The Clarion PUPs worker then began to post the characteristics of the Tosa in the thread. They claimed the Tosa was aggressive and difficult to handle, cumbersome and not a breed of which the general public should have access. When I did my own research, it occurred to me the worker was providing very one-sided information on this breed that needs all the support it can get. In fact, Tosas, according to one website, are “laid-back sofa-connoisseurs until switched on.”

Tosas have short-coats for easy maintenance, fantastic watchdog abilities, are generally mildmannered unless aroused, and compared to Mastiffs are more agile and responsive to training. As far as I’m concerned, the Tosa sounds like almost any other dog — capable of being loyal and man’s best friend if given the proper attention and environment. I googled images of Tosa Inus and their owners and found hundreds of photos of children laying on them, riding them, and holding their massive paws in their hands. It seems to me the information the Clarion PUPS worker tried to provide was biased and provided with the intention of only furthering the exclusionary rhetoric they use to keep American dogs alive and other dogs whimpering in malnourished horror. I left videos and photos of the Tosa in Korea and the Tosa in America on the Facebook thread in hopes that other members of the Clarion community might scroll through the comments and open their hearts and minds to the plight of dogs whose stories are so often overlooked because they’re not the problems of America.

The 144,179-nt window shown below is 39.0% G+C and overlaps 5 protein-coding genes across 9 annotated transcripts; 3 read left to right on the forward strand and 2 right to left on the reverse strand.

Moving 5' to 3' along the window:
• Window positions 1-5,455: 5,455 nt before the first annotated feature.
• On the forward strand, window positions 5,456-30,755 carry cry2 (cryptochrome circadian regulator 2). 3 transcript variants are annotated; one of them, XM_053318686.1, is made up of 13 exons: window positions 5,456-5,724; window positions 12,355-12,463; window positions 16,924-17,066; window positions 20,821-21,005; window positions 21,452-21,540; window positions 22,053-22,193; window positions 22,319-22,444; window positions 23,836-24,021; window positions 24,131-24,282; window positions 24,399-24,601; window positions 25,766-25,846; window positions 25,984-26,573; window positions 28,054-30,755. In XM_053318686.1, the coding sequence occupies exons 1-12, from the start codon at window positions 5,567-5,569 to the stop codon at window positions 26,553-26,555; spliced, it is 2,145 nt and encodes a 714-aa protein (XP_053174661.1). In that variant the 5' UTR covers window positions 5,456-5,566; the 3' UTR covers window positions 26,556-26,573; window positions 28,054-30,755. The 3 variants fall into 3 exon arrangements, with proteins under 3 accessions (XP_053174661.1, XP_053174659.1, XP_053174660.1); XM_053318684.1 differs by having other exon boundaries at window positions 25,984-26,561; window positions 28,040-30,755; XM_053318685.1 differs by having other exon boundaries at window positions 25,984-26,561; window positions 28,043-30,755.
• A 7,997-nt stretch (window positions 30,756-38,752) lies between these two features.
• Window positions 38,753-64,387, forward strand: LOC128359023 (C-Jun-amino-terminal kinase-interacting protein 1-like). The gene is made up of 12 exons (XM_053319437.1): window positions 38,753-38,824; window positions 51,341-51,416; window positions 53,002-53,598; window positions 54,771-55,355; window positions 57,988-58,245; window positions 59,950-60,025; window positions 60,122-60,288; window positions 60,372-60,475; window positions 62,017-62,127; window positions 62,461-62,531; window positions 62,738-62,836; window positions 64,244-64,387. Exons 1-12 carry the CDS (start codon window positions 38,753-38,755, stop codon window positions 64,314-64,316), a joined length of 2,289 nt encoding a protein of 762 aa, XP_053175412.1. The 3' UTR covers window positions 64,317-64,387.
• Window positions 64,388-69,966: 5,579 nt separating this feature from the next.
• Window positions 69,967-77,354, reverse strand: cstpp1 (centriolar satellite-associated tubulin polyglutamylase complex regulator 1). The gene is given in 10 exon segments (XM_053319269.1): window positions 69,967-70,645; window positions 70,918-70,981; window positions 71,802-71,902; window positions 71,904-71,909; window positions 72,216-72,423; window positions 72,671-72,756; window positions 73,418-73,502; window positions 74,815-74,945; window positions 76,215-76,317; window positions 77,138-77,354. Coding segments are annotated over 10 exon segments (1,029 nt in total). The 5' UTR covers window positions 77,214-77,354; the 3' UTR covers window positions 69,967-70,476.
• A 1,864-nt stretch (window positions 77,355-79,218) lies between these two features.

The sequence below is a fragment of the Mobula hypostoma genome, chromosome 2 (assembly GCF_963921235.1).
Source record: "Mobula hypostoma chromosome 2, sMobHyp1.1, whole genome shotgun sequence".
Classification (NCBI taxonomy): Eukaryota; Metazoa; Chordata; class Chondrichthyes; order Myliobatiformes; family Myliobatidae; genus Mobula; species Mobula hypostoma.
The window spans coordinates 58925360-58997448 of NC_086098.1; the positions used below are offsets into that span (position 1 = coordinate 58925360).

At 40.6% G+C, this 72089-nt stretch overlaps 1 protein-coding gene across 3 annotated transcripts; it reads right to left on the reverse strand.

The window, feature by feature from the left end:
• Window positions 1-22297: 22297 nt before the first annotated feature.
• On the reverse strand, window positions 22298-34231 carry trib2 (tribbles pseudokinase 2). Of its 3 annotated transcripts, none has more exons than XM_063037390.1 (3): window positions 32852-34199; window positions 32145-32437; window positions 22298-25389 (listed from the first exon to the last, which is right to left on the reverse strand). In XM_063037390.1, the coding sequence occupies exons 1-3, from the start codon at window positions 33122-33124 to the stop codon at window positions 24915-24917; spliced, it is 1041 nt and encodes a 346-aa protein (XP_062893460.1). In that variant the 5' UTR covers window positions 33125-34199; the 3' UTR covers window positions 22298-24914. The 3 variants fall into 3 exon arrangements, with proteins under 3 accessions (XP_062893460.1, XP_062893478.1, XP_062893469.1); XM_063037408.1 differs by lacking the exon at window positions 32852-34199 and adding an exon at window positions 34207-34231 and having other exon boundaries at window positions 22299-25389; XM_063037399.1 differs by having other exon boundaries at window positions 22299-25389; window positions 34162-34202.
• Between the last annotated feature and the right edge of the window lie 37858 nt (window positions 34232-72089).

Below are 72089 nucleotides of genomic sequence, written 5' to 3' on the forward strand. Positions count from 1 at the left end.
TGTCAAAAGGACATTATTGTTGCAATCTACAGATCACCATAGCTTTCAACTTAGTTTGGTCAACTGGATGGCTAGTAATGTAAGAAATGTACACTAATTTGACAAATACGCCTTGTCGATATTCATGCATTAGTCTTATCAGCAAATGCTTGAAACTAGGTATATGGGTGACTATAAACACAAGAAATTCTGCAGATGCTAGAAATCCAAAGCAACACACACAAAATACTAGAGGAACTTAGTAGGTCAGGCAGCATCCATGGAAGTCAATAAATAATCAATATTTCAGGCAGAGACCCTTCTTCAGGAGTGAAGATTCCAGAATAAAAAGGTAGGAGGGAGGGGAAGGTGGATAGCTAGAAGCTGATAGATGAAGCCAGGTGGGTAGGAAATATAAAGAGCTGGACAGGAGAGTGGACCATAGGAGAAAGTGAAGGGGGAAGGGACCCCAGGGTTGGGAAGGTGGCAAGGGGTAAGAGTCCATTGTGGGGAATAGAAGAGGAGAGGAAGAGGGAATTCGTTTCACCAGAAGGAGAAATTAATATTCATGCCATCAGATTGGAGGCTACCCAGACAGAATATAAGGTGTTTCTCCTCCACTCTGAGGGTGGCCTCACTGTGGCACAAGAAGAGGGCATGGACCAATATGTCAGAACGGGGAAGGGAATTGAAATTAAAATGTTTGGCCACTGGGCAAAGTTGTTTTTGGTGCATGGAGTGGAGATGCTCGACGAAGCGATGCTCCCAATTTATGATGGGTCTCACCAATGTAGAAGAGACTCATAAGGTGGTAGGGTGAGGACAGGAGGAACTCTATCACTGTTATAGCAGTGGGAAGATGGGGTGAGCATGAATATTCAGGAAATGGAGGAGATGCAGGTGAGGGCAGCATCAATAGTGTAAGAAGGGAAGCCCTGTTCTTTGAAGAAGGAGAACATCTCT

The Clarion PUPS worker told me I should stop pretending that everything is “Shangri-La,” and recognize the reality that American dogs are being euthanized for the Tosa Inus’ rescue. I told the worker it was better to work toward “Shangrila” than to turn a blind eye on the suffering of any living creature. I’m sure some relocation efforts are made when HSI rescues dogs from the meat industry, but there truly isn’t a number statistically relevant concerning the kill-rate. Instead, we have posters that demonize an innocent breed of dog instead of the improper funding that doesn't meet the needs of animals that are neglected, abused, or surrendered.

When I went to bed that night, I was satisfied I had voiced my opinion and that other community members had even plunged into the comment section and agreed with some of my counterpoints. I was hopeful more people might have the chance to read the online dialogue that got heated at times. Sadly, this was not the case. When I looked at the comment section again, everything had been erased, nearly three hours of commentary completely gone.

I have donated time and money to Clarion PAWS and Clarion PUPS for years, and was very frustrated to see this sort of filter being placed on my right as a citizen and supporter to state my own perspective. The post was also pinned to the top of their page, meaning the presumably inaccurate poster was now the first thing anyone who comes to the page will see, thus furthering resentment of the Tosa Inu for merely escaping a grotesque death.

When I directly messaged Clarion PUPS telling the organization I planned to write this editorial because my prior grievances were overtly squelched, I was only more disappointed in how they handled the situation. Simply because I had offered an alternative perspective to the issue I was told that “my opinions aren’t appropriate.”

I used to love supporting anyone who welcomed diversity and inclusion, but that doesn’t seem to be the philosophy or ethical approach of Clarion PUPS. They’ve now lost an advocate. Hopefully others will urge their local shelters to reconsider their stance if it rivals that of my community’s shelter.

Emma Giering is the Voices Editor for The Spectator and she can be reached at voices.spectator@gmail.com.